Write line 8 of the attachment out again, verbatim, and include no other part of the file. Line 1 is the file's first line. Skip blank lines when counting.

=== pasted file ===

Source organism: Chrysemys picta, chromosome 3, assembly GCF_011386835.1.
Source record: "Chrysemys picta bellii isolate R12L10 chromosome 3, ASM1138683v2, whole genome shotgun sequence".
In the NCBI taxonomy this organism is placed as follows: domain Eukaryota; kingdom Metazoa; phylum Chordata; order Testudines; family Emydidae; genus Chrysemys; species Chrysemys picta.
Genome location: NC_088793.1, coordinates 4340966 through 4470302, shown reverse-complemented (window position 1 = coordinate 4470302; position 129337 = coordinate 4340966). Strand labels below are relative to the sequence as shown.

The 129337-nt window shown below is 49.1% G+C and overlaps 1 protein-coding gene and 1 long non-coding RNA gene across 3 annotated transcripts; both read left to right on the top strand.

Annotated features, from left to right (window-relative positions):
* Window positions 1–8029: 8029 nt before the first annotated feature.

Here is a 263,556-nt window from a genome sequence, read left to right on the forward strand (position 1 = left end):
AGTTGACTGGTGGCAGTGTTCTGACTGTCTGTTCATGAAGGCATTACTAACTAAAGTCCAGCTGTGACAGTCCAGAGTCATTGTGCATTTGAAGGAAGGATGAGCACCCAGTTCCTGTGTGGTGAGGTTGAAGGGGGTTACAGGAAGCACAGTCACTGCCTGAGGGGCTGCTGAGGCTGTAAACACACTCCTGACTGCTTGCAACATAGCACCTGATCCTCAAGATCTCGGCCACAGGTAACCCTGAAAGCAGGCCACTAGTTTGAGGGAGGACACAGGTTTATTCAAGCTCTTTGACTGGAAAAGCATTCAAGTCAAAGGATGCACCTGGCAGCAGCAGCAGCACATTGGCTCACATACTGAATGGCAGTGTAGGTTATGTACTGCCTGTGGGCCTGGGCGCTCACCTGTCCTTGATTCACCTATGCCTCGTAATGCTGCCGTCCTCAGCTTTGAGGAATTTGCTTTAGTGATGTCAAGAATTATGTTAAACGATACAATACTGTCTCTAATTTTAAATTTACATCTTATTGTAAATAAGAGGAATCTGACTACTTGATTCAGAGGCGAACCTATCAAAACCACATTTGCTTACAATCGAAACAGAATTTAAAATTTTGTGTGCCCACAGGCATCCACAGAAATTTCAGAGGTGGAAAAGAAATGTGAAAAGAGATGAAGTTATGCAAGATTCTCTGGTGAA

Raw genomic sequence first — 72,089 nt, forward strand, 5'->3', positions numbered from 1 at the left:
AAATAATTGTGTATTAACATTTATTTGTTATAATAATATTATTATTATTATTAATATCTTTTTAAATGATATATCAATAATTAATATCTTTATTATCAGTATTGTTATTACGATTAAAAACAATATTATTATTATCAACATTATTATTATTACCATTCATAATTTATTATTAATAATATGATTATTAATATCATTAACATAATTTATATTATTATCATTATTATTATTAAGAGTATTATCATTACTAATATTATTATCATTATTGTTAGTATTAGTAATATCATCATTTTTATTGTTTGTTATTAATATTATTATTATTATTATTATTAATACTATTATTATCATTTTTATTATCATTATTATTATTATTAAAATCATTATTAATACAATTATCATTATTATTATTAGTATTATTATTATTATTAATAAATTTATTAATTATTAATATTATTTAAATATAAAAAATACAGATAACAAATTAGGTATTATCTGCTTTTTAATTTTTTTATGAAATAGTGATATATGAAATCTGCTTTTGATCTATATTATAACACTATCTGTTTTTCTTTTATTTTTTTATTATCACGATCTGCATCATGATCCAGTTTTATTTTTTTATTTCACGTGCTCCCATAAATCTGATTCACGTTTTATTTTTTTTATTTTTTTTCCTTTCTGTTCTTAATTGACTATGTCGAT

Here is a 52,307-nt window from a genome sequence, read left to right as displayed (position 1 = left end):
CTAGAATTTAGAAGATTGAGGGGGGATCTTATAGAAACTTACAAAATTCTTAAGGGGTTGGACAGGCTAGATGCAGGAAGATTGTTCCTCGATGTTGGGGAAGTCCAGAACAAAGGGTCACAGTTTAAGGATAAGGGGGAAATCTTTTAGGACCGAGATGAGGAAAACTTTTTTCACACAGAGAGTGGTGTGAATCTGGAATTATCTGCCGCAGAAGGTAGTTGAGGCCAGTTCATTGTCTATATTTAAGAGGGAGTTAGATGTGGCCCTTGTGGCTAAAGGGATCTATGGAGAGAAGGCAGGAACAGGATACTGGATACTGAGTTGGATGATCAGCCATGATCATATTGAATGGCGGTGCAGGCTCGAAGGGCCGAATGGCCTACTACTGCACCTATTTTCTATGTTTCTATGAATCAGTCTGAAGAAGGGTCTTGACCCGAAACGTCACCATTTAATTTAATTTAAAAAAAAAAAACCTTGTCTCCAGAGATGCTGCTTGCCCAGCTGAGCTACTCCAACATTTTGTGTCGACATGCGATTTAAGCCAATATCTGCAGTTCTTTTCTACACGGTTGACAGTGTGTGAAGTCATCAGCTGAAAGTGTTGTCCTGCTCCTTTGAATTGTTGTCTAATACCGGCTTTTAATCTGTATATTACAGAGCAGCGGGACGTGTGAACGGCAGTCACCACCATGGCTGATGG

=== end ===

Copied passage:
Here is a 263,556-nt window from a genome sequence, read left to right on the forward strand (position 1 = left end):